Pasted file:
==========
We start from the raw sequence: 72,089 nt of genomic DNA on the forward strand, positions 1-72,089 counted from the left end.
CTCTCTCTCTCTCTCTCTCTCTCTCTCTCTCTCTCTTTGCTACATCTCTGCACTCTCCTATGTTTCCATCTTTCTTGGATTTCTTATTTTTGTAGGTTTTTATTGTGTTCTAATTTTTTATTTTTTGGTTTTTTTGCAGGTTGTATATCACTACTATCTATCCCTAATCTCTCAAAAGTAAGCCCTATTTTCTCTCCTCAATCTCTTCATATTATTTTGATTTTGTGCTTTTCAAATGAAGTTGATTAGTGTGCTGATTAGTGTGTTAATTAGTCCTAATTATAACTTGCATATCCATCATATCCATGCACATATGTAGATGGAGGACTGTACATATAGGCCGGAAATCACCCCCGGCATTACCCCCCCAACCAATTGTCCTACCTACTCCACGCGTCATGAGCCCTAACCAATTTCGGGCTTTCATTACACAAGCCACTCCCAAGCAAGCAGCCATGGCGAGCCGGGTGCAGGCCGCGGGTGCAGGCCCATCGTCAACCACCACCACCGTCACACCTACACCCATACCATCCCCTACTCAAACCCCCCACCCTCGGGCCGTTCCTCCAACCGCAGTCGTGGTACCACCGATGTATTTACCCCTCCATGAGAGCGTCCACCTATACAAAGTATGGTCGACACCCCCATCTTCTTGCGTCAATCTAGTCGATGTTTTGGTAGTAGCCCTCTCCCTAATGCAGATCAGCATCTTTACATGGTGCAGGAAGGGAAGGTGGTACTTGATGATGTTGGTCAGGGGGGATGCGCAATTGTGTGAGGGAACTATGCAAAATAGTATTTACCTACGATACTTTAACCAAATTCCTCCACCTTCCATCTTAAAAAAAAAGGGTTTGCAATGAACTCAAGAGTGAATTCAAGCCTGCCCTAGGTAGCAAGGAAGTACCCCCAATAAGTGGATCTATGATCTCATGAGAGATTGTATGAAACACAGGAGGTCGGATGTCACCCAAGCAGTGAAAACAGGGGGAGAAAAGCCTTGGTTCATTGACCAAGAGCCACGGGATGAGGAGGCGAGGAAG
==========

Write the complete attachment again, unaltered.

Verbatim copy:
We start from the raw sequence: 72,089 nt of genomic DNA on the forward strand, positions 1-72,089 counted from the left end.
CTCTCTCTCTCTCTCTCTCTCTCTCTCTCTCTCTCTTTGCTACATCTCTGCACTCTCCTATGTTTCCATCTTTCTTGGATTTCTTATTTTTGTAGGTTTTTATTGTGTTCTAATTTTTTATTTTTTGGTTTTTTTGCAGGTTGTATATCACTACTATCTATCCCTAATCTCTCAAAAGTAAGCCCTATTTTCTCTCCTCAATCTCTTCATATTATTTTGATTTTGTGCTTTTCAAATGAAGTTGATTAGTGTGCTGATTAGTGTGTTAATTAGTCCTAATTATAACTTGCATATCCATCATATCCATGCACATATGTAGATGGAGGACTGTACATATAGGCCGGAAATCACCCCCGGCATTACCCCCCCAACCAATTGTCCTACCTACTCCACGCGTCATGAGCCCTAACCAATTTCGGGCTTTCATTACACAAGCCACTCCCAAGCAAGCAGCCATGGCGAGCCGGGTGCAGGCCGCGGGTGCAGGCCCATCGTCAACCACCACCACCGTCACACCTACACCCATACCATCCCCTACTCAAACCCCCCACCCTCGGGCCGTTCCTCCAACCGCAGTCGTGGTACCACCGATGTATTTACCCCTCCATGAGAGCGTCCACCTATACAAAGTATGGTCGACACCCCCATCTTCTTGCGTCAATCTAGTCGATGTTTTGGTAGTAGCCCTCTCCCTAATGCAGATCAGCATCTTTACATGGTGCAGGAAGGGAAGGTGGTACTTGATGATGTTGGTCAGGGGGGATGCGCAATTGTGTGAGGGAACTATGCAAAATAGTATTTACCTACGATACTTTAACCAAATTCCTCCACCTTCCATCTTAAAAAAAAAGGGTTTGCAATGAACTCAAGAGTGAATTCAAGCCTGCCCTAGGTAGCAAGGAAGTACCCCCAATAAGTGGATCTATGATCTCATGAGAGATTGTATGAAACACAGGAGGTCGGATGTCACCCAAGCAGTGAAAACAGGGGGAGAAAAGCCTTGGTTCATTGACCAAGAGCCACGGGATGAGGAGGCGAGGAAG